PreSonus Blog

Komplete Kontrol Integration in Studio One, Part 2/3: General-Purpose MIDI Control

In Part 1 (A New Hope”) of the NI Kontroller trilogy, we covered how to integrate the DAW functions from Native Instruments’ Komplete Kontrol keyboards with Studio One. Let’s take this another step further.

In theory, Komplete Kontrol’s MIDI control surface application is only for stand-alone use, and requires using both an external power supply and the keyboard’s 5-pin DIN MIDI connectors for I/O. With a live rig, this makes sense; for use with a DAW, you have the NKS spec communicating over USB. But wouldn’t it be great to be able to use the Komplete keyboard’s control surface with non-NKS instruments, and even effects, in Studio One over USB? Well, you can.



For Windows, install MIDI-OX. This utility is key to letting us re-direct the MIDI messages at the Komplete keyboard’s external output to Studio One.

For Macs running Catalina, I currently don’t know of any way to use the MIDI Patchbay utility. This is similar to MIDI-OX, but hasn’t been updated since 2008, and system requirements stop at Mac OS X 10.14. You can try using it with pre-Catalina systems; if Apple’s Gatekeeper blocks the installation, you’ll need to allow it under Security & Privacy. Once you get it installed, it should work similarly to MIDI-OX if you choose Komplete Kontrol S-Series Port 1 for the MIDI input option (and consider that equivalent to Komplete Kontrol -1 in the following description), and choose Komplete Kontrol S-Series Port 2 for the MIDI output option (it should work similarly to Komplete Kontrol EXT-1, below). Mac users, please feel free to comment below about what does and does not work with the Mac.

Back to Windows…

  1. Turn on the Komplete keyboard.
  2. After the keyboard boots, open MIDI-OX. Under MIDI-OX’s Options > MIDI Devices, choose Komplete Kontrol – 1 for MIDI Input and Komplete Kontrol EXT-1 for MIDI output (Fig. 1). Click OK to close the MIDI Devices screen.
  3. Open Studio One, but leave MIDI-OX open while Studio One is open.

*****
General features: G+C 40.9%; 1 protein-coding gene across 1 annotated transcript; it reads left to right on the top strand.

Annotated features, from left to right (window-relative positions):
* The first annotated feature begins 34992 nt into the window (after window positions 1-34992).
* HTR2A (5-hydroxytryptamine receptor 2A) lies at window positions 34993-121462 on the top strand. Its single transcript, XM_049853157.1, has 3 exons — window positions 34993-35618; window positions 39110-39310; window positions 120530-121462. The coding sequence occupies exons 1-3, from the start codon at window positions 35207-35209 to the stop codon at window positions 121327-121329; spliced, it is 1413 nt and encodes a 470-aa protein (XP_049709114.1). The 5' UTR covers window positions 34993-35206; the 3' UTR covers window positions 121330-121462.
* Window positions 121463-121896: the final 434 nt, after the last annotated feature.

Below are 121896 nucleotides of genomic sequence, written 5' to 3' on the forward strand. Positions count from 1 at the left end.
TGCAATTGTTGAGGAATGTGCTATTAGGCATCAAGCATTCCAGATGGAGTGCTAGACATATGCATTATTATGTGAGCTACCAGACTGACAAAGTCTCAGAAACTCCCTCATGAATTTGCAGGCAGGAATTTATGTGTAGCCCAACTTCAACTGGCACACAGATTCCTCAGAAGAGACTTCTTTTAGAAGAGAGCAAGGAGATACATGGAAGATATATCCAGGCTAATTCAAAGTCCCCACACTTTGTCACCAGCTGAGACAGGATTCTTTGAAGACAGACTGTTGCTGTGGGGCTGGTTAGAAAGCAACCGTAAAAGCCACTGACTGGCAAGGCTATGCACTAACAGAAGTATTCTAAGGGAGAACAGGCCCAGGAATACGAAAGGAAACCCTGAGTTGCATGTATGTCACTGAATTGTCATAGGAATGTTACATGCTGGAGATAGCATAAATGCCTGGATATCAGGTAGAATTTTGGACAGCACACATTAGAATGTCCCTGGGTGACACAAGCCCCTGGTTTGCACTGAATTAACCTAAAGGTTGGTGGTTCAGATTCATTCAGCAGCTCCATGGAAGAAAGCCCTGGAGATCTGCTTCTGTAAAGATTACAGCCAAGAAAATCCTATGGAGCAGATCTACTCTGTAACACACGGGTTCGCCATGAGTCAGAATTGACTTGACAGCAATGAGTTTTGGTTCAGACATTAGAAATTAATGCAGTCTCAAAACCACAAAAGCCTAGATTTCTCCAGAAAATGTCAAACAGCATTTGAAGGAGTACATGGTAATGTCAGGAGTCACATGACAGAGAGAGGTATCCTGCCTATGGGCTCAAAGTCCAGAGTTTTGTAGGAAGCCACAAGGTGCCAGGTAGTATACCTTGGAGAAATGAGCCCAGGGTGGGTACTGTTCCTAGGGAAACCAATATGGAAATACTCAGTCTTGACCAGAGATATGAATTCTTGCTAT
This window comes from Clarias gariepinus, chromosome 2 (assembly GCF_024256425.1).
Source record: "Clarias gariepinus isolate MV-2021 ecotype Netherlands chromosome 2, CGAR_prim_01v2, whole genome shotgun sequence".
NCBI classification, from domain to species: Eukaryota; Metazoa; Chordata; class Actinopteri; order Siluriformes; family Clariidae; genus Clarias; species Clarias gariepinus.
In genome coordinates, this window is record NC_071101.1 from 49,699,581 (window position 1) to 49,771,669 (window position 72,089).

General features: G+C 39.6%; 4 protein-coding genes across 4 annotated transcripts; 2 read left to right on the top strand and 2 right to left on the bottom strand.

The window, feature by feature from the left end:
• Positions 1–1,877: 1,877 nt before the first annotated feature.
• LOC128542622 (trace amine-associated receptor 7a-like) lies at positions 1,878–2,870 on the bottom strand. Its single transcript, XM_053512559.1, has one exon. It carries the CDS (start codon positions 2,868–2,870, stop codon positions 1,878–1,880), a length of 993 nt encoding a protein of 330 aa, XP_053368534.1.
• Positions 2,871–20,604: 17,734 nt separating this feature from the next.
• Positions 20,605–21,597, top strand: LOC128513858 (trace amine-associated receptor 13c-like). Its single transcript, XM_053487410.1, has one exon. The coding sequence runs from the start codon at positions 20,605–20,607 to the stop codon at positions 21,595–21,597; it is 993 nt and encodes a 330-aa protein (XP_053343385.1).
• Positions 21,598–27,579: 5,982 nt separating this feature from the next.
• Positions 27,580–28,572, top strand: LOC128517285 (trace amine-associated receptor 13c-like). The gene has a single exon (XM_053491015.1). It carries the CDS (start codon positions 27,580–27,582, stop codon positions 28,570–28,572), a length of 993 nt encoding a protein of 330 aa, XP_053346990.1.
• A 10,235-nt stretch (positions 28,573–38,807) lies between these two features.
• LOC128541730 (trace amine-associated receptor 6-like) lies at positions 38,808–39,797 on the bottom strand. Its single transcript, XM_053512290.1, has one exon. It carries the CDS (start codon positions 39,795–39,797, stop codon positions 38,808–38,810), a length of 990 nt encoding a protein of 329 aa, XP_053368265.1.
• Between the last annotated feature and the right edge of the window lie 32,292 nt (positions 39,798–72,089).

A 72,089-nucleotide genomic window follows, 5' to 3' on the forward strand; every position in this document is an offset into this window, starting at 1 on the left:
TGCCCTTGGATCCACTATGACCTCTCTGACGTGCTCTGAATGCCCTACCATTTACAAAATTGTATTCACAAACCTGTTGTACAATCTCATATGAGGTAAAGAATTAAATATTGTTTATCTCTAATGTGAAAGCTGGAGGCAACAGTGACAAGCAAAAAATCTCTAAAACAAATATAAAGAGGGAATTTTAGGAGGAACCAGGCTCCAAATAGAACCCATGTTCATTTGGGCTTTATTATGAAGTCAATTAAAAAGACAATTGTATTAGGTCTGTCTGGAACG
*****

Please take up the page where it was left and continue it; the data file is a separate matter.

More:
Figure 1: How to set up the MIDI-OX utility so that NI keyboards can control non-NKS instruments over USB.


  1. Now we need to tell Studio One that MIDI-OX is a new keyboard, even though it isn’t really. Choose Studio One > Options > External Devices, click Add, and choose New Keyboard (Fig. 2).


Figure 2: How to add MIDI-OX as a pseudo-keyboard.  


  1. For Receive From, choose Komplete Kontrol – 1. Studio One will warn you not to do this, but just ignore the warning. For Send To, choose Komplete Kontrol Ext – 1. You’ll have another warning to ignore—but I promise you, no harm will come to Studio One.
  2. Click OK, then click OK again to get out of the options screen. We’ll cover when/how to use MIDI-OX later.



At the moment, the Komplete Kontrol application’s template management is somewhat primitive. Any changes you make are saved when you close the MIDI controller application; there’s no “Save” or “Save as” command, nor can you manage individual templates—they’re all saved in a single .dat file.

However, if saving-by-closing doesn’t work for you, and you can’t seem to save new templates, there may be an esoteric Windows problem. This is particularly likely for those who upgraded to Windows 10 from an earlier version, because the folder holding the templates may be write-protected due to inheriting permissions. Here’s the fix.

  1. Open the C: ProgramData folder. (This is a hidden folder, so if you don’t see it, type Windows key+R, and then type Control Panel in the Open box. In the Control Panel, click on Appearance and Personalization, then choose File Explorer Options. Click on View, and then select Show Hidden Files, Folders, and Drives.)
  2. In ProgramData, locate the Native Instruments folder, and right-click on it.
  3. Click on the Security tab, then click Edit.
  4. Choose Users, check all the Allow boxes, and click Apply. Also, do this for any other Group or User names that let you click the Allow boxes (Creator Owner may not…no worries). After applying everything, click OK.

Okay, now that’s out of the way. Hey!! Don’t blame me! It’s a Windows thing.



You access the MIDI control surface when you push the Komplete keyboard’s MIDI button, which also defaults to opening if the Komplete keyboard doesn’t see an NKS instrument. The following procedure describes how to create the kind of template we want for Studio One’s plug-ins.

  1. Open the Komplete Kontrol application (Komplete Kontrol.exe) in stand-alone mode, not as a plug-in. This is the only mode that lets you do MIDI assignments. Then, click on the MIDI 5-pin DIN symbol in the upper right (Fig. 3).